‘Women cannot become priests’: Cardinal Müller
April 14, 2020 (LifeSiteNews) – Cardinal Gerhard Müller, the former Prefect of the Congregation for the Doctrine of the Faith, has in a recent interview argued against allowing Protestants to receive Holy Communion along with Catholics (intercommunion) and against female ordination.
The latter topic has once more been in the news after Pope Francis established yet another commission for the study of the female diaconate. On April 8, Pope Francis announced that after consultation with the new head of the CDF, Cardinal Luis Francisco Ladaria Ferrer, he had established a new commission to study the question of a female diaconate. No further details about the commission's mission were stated. Listed, however, were the names of the twelve new members of this commission.
With this decision, the Pope is following up on the October 2019 Amazon Synod in Rome which had asked, in its Final Document (no. 115), that the question of the female diaconate be further studied by the Church.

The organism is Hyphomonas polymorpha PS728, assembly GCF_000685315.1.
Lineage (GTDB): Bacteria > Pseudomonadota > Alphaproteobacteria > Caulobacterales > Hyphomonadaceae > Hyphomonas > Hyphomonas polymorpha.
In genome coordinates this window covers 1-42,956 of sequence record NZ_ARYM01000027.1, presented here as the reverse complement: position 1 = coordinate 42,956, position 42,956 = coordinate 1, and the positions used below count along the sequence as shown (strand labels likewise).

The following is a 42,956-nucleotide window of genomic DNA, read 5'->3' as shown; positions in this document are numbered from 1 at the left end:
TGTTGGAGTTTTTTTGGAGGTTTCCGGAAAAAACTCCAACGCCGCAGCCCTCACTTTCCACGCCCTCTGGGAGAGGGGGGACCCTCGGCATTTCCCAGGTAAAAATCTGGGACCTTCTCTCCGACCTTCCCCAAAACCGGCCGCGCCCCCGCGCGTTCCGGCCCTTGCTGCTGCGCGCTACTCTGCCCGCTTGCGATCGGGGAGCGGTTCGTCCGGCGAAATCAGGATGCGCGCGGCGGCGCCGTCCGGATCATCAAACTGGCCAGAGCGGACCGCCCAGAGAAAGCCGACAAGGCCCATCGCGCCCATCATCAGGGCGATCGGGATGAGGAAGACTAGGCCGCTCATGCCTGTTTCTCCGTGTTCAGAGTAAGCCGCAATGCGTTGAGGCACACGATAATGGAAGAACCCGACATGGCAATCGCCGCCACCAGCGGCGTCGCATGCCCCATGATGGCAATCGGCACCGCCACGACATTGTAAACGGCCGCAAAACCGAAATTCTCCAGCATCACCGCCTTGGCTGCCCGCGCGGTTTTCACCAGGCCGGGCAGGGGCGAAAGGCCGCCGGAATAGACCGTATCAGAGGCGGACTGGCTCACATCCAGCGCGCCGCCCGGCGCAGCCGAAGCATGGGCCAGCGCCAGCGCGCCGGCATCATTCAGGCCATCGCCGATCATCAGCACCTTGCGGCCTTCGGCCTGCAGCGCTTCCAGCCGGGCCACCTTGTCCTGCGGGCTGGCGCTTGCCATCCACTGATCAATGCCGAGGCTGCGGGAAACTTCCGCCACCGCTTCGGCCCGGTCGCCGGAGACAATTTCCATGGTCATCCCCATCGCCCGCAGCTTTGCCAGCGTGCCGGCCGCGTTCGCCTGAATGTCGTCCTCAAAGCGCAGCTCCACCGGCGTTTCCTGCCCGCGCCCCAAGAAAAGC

The female diaconate also has come up in the discussions of the German bishops' Synodal Path which aims at seeking ways of increasing the influence of women in the Church.
Independent of this new female deacon commission set up by Pope Francis, Cardinal Müller makes it clear in this new interview, conducted by Lothar D. Rilinger — a German Catholic lawyer and book author — that women may not have any access to the Sacrament of Holy Orders (read full interview below).
“Women cannot become priests,” he states, “because this is excluded by the nature of the Sacrament of Holy Orders. It is just not simply a ministry that one can aspire to.” It was Christ Himself who chose twelve men to be His Apostles, and even today, men have not a “right” to become priests, but have to receive a “call to the priesthood” from Jesus Christ.
This ban on female ordination, states Cardinal Müller, is “normative and as a truth contained in Revelation, not a habit subject to change.”
Concerning the matter of giving Holy Communion to non-Catholic Christians, the German prelate also makes it clear that such a reform is not acceptable.